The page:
Finally, there is a general discretionary waiver based on the status of the immigrant rather than the crime. The offenses covered are crimes involving moral turpitude, multiple criminal convictions, prostitution or commercialized vice, assertion of immunity from prosecution, and simple possession of 30 grams or less of marijuana. There are two ways to qualify for this waiver.

    The first involves convictions either for convictions for prostitution (regardless of how old) or convictions for certain other crimes that are more than 15 years old.

    Under the second, if the immigrant is the spouse, child or parent of a US citizen or permanent resident, he or she may obtain a waiver by showing that the denial of the waiver would result in extreme hardship to the qualifying relative.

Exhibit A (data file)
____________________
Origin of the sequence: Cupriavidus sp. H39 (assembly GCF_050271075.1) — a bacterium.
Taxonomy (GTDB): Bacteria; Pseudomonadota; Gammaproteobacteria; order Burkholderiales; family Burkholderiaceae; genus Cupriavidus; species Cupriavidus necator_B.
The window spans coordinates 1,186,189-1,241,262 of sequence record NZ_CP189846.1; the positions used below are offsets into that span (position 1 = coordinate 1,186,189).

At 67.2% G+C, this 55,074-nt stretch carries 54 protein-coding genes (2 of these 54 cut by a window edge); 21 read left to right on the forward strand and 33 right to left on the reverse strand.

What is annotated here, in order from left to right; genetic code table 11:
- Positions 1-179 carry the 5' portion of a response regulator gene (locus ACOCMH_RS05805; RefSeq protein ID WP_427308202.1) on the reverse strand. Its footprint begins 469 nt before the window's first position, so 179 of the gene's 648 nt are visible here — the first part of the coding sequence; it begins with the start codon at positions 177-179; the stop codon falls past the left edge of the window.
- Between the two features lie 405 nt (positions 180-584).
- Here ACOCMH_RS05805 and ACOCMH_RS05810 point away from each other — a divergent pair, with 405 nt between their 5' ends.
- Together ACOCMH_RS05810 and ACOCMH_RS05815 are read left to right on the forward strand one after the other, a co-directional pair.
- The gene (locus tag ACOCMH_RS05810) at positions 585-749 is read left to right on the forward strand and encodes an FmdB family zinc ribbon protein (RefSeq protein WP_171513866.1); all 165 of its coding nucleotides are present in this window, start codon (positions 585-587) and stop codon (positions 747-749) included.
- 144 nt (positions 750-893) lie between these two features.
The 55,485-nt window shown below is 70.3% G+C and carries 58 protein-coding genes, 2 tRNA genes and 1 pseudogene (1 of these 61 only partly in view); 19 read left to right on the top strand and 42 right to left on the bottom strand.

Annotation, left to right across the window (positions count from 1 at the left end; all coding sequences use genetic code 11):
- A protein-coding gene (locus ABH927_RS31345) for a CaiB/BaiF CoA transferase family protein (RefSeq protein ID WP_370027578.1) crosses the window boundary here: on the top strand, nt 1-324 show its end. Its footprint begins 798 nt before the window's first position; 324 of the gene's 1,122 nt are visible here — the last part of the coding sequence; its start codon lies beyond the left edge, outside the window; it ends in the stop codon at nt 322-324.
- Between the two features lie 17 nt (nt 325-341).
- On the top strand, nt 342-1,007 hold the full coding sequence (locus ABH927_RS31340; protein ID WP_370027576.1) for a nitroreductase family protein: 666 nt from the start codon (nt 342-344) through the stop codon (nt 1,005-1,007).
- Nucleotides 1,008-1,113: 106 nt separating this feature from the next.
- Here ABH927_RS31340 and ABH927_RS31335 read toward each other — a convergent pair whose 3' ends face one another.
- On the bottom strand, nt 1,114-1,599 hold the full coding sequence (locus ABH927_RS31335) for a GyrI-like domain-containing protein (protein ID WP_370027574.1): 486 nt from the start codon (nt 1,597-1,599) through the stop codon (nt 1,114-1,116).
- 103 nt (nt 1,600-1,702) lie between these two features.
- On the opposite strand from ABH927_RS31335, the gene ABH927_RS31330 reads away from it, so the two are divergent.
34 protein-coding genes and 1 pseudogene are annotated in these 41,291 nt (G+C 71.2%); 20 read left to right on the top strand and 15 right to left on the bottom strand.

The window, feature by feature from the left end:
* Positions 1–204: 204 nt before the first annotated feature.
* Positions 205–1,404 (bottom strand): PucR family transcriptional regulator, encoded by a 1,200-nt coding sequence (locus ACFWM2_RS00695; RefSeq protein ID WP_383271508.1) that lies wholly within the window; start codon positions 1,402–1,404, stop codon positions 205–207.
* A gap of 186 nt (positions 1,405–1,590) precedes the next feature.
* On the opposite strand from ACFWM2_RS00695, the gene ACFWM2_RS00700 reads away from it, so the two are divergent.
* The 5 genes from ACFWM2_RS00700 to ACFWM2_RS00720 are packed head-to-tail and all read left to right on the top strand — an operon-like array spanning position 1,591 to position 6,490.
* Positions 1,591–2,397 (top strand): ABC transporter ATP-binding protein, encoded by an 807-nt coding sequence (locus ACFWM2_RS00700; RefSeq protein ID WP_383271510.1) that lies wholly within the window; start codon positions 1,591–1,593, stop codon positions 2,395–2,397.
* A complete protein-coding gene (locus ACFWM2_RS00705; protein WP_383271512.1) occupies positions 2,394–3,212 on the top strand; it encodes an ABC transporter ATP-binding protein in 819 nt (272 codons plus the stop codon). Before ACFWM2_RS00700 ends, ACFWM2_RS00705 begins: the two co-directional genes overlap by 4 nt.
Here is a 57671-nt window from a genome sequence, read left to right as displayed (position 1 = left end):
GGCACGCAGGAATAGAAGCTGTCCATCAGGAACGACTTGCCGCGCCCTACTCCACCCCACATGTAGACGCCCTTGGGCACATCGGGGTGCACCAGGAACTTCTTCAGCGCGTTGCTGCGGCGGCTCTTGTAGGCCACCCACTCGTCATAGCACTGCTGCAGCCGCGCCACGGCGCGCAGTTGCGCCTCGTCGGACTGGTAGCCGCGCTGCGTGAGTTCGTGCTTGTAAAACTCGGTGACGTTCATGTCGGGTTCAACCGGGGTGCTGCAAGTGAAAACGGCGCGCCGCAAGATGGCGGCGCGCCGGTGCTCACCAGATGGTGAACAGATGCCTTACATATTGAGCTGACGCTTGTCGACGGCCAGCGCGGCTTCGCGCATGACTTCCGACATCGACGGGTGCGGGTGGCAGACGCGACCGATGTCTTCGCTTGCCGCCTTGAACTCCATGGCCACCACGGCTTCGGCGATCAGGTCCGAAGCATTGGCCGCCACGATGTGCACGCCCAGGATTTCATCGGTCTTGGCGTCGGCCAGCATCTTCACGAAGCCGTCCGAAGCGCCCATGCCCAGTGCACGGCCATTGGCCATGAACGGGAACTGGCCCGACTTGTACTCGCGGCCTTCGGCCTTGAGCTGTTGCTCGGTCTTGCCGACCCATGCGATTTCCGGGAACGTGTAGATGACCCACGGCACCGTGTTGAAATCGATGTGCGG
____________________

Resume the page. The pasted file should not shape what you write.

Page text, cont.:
Additional eligibility requirements for status waivers:

    1. Applicant must have been a permanent resident who has resided in the United States for seven consecutive years prior to the date of the criminal offense;
    2. Applicant cannot have been convicted of murder, acts involving torture, or either conspiring or attempting to commit those offenses; and
    3. Applicant cannot have been convicted of an aggravated felony.

    All green card and visa application forms ask questions designed to find out if any health related grounds of inadmissibility apply. If the answers to the questions reveal that there are grounds for inadmissibility, an applicant can request a waiver.

    Process of Obtaining Waiver

    To receive a waiver of inadmissibility, the applicant does not need to eliminate or disprove the ground of inadmissibility but instead petitions the USCIS to overlook the problem and issue a green card or visa.